The Imperial Mill project is in the early stages of many approval steps needed before dirt can be turned, but it’s interesting to know what hoops any major development in Belmont must jump through to get to the actual construction phase.
Here’s the steps for a major development as laid on by the Belmont Land Development Code:
Major Development Plans will be reviewed by the planning board and approved by the city council. The Applicant shall follow the process flow chart provided in this section. A sketch plan along with an Environmental Survey to the planning department shall be submitted for a non-binding review. Upon determination of completeness and general conformity with this Code, the planning department will authorize the applicant to conduct a neighborhood meeting. Formal submittal of the Schematic Plan to the planning department shall be accompanied by community meeting minutes.
The planning department will review and make comment on the Schematic Plan. When the planning department determines that the application is complete and complies with the Code it shall be forwarded to the planning board. The planning department shall provide a written notice to owners of properties adjacent to land under consideration for the Major Development Plan at least 10 days, but not more than 25 days, prior to the planning and Zoning board meeting at which the Major Development Plan is under consideration.
A sign shall also be posted on property under consideration for a Major Development Plan at least 10 days, but not more than 25 days, prior to the planning and zoning board meeting. The planning board shall have 40 days from the date of their first review to recommend that the Schematic Design be approved, approved with conditions, or denied. Following the planning board review, the Schematic Design shall be submitted to the city council for their review and approval. The planning department shall provide a written notice to owners of properties adjacent to land under consideration for the Major Development Plan at least 10 days, but not more than 25 days, prior to the city council meeting at which the Major Development Plan is under consideration.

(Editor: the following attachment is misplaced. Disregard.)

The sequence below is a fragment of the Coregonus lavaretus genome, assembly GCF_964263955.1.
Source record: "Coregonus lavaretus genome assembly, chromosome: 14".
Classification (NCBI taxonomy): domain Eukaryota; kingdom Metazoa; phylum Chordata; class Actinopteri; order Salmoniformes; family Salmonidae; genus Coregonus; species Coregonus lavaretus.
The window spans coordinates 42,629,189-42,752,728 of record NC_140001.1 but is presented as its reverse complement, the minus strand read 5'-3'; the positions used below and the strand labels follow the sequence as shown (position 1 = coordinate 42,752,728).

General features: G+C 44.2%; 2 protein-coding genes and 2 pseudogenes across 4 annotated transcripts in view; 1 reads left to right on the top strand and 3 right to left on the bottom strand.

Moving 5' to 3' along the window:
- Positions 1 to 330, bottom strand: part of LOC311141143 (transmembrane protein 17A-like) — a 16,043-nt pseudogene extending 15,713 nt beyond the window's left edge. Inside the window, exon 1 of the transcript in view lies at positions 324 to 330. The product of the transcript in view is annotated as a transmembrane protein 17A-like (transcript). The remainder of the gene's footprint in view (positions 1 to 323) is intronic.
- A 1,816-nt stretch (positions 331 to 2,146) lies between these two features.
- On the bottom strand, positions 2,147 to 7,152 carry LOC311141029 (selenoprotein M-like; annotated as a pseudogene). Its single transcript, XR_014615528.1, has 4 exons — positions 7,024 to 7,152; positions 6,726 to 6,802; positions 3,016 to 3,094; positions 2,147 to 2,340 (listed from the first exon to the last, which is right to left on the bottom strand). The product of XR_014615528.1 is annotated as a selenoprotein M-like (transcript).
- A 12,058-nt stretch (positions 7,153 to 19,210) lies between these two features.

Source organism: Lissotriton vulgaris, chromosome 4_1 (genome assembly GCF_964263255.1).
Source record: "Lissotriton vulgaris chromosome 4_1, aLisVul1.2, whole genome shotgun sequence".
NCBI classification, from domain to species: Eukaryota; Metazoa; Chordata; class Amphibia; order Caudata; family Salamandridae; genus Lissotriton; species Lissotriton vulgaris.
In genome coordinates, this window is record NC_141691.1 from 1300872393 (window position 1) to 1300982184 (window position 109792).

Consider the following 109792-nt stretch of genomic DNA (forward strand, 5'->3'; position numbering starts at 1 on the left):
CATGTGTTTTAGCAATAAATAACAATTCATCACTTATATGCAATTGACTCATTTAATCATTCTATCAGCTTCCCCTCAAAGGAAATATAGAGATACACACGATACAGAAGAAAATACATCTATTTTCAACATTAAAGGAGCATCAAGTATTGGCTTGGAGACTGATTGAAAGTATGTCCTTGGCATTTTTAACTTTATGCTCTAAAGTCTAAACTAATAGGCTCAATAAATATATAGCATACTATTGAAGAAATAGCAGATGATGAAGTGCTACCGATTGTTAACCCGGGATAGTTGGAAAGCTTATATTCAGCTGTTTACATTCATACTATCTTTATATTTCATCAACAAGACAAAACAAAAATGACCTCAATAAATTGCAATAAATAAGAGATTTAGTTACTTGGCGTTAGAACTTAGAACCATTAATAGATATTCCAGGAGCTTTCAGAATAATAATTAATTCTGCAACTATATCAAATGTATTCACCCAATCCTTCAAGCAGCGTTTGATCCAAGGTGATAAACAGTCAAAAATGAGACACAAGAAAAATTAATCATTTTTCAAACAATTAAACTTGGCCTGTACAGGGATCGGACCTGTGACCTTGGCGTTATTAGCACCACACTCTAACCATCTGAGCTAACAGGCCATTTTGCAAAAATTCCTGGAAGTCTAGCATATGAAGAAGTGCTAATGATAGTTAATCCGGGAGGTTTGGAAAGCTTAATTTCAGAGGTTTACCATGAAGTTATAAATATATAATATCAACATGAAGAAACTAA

A sign shall also be posted on property under consideration for a Major Development Plan at least 10 days, but not more than 25 days, prior to the city council meeting. The city council shall have 90 days from the date of their first review to approve, approve with conditions, or deny the Schematic Design. If they deny the Schematic Design, they shall state their reason(s) for denial in writing and permit the applicant to resubmit the Development for further review.
Following denial by the city council, the Applicant may file a new Application and associated fee. Unless the city council explicitly states conditions that must be met prior to the resubmission of an Application, the Applicant shall not submit a new Application for the same property within one (1) year of the date of denial by the city council unless the Application is significantly different from the previously denied Application. All Applications shall be resubmitted for full review unless the Application is resubmitted to address conditions set forth by the city council.
Approval of a Major Development Plan shall constitute final city council approval for all phases of the development except for any required approval of Construction Documents. Informal Review of Sketch Plan Including Environmental Survey and tree inventory in compliance with Chapter 11 Applicant holds at least one neighborhood meeting open to the public. Formal Submission of Schematic Plan to planning Staff for Review and Recommendation Review and Approval of Schematic Plan By city council Pre-Design Meeting with planning Staff Review and Recommendation of Schematic Plan By planning & Zoning board Formal Submission of Construction Documents to Technical Review Committee Approved Preliminary Plat Review and Approval of Final Plat by planning Staff.
Following approval of the Schematic Design by the city council, the Applicant shall submit the Construction Documents for review by the Technical Review Committee. The TRC may require that the Application be circulated to the relevant City, County, and State agencies and officials for comment(s) as to the proposed development’s conformance to all applicable standards and requirements and whether approval is recommended.
Once the TRC deems the Construction Documents to be complete in information provided and in compliance with all provisions of this Ordinance, it may be approved and a Preliminary Plat may be issued. This phase does not confer any approvals for individual site plans.
About the Imperial Mill